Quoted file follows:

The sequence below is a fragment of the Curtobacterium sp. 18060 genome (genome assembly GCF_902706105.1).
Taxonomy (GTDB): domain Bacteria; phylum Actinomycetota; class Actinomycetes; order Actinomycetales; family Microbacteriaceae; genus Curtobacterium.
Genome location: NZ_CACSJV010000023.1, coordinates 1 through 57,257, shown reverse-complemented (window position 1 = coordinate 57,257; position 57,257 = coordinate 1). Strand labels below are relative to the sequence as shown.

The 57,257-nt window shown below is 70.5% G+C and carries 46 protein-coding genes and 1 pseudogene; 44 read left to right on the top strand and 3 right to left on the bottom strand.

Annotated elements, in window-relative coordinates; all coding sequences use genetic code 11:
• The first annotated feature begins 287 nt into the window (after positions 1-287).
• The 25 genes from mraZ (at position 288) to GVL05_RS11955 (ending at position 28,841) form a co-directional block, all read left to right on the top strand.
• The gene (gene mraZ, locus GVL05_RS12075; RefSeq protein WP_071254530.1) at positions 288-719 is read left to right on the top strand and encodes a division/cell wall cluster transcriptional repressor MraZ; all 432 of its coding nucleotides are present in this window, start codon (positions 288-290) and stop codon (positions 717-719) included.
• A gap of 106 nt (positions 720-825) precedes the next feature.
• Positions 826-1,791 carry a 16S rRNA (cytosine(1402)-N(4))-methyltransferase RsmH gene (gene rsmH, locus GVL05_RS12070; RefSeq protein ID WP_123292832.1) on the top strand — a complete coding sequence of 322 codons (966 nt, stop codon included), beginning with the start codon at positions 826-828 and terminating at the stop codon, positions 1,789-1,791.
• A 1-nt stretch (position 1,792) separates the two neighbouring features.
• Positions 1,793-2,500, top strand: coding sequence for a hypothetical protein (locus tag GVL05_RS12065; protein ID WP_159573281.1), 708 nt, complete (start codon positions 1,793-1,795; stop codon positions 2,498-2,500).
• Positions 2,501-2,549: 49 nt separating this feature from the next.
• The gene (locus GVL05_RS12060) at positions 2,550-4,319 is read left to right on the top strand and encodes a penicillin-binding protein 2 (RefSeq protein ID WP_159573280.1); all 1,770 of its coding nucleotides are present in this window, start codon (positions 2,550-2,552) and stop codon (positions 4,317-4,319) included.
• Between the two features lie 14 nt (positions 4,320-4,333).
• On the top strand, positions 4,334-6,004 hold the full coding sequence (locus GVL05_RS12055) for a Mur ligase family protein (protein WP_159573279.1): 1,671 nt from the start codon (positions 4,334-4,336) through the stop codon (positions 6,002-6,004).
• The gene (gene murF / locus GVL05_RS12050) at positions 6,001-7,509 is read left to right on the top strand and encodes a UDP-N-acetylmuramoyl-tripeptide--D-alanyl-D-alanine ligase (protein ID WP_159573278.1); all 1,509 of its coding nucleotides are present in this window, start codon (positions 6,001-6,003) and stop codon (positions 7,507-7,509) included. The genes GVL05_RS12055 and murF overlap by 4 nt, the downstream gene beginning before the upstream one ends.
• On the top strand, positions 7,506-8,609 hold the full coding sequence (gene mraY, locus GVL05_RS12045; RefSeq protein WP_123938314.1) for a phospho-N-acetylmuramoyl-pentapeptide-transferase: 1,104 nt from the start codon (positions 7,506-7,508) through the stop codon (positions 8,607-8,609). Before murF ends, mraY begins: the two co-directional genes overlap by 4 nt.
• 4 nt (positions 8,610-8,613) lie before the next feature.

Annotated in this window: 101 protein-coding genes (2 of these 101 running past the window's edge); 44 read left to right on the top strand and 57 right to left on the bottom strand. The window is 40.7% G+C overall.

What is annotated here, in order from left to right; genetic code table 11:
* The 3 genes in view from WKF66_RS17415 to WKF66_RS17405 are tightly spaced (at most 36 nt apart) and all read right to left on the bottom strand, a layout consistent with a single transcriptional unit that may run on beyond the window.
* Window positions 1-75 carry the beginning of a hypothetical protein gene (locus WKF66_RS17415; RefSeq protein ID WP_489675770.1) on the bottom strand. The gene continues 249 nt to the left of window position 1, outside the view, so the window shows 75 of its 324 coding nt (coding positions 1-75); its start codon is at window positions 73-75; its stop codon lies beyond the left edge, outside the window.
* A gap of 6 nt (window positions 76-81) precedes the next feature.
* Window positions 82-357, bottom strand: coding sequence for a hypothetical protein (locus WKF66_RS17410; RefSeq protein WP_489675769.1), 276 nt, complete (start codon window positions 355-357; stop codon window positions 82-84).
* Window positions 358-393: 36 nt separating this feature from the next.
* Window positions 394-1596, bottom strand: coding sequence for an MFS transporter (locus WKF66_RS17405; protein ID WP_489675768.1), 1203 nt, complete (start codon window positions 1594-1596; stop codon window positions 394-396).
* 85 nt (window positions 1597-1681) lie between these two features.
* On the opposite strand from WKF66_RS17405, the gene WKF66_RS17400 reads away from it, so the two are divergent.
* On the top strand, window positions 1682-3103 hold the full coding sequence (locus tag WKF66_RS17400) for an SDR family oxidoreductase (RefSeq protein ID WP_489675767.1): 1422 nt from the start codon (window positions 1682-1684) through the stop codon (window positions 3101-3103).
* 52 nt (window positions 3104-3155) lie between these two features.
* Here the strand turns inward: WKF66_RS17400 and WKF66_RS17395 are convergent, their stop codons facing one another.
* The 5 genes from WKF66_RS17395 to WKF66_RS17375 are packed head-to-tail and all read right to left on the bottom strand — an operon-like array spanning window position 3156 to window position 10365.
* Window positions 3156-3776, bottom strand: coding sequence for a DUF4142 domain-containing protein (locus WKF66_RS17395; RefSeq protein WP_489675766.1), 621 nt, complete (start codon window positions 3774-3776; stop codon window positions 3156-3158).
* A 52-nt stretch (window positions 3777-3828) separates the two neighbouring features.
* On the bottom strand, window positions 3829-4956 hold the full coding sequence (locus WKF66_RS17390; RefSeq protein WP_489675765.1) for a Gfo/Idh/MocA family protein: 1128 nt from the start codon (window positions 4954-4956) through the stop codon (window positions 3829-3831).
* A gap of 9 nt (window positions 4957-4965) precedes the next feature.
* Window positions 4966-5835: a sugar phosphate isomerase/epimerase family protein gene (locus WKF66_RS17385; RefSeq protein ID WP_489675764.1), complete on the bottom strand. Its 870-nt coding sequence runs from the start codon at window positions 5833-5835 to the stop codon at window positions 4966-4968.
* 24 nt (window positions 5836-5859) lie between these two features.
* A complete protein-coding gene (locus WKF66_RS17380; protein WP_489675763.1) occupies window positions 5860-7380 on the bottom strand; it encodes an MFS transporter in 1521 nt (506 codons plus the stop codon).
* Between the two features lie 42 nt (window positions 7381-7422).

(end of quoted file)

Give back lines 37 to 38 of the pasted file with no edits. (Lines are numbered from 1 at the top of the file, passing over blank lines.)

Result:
* A gap of 9 nt (window positions 4957-4965) precedes the next feature.
* Window positions 4966-5835: a sugar phosphate isomerase/epimerase family protein gene (locus WKF66_RS17385; RefSeq protein ID WP_489675764.1), complete on the bottom strand. Its 870-nt coding sequence runs from the start codon at window positions 5833-5835 to the stop codon at window positions 4966-4968.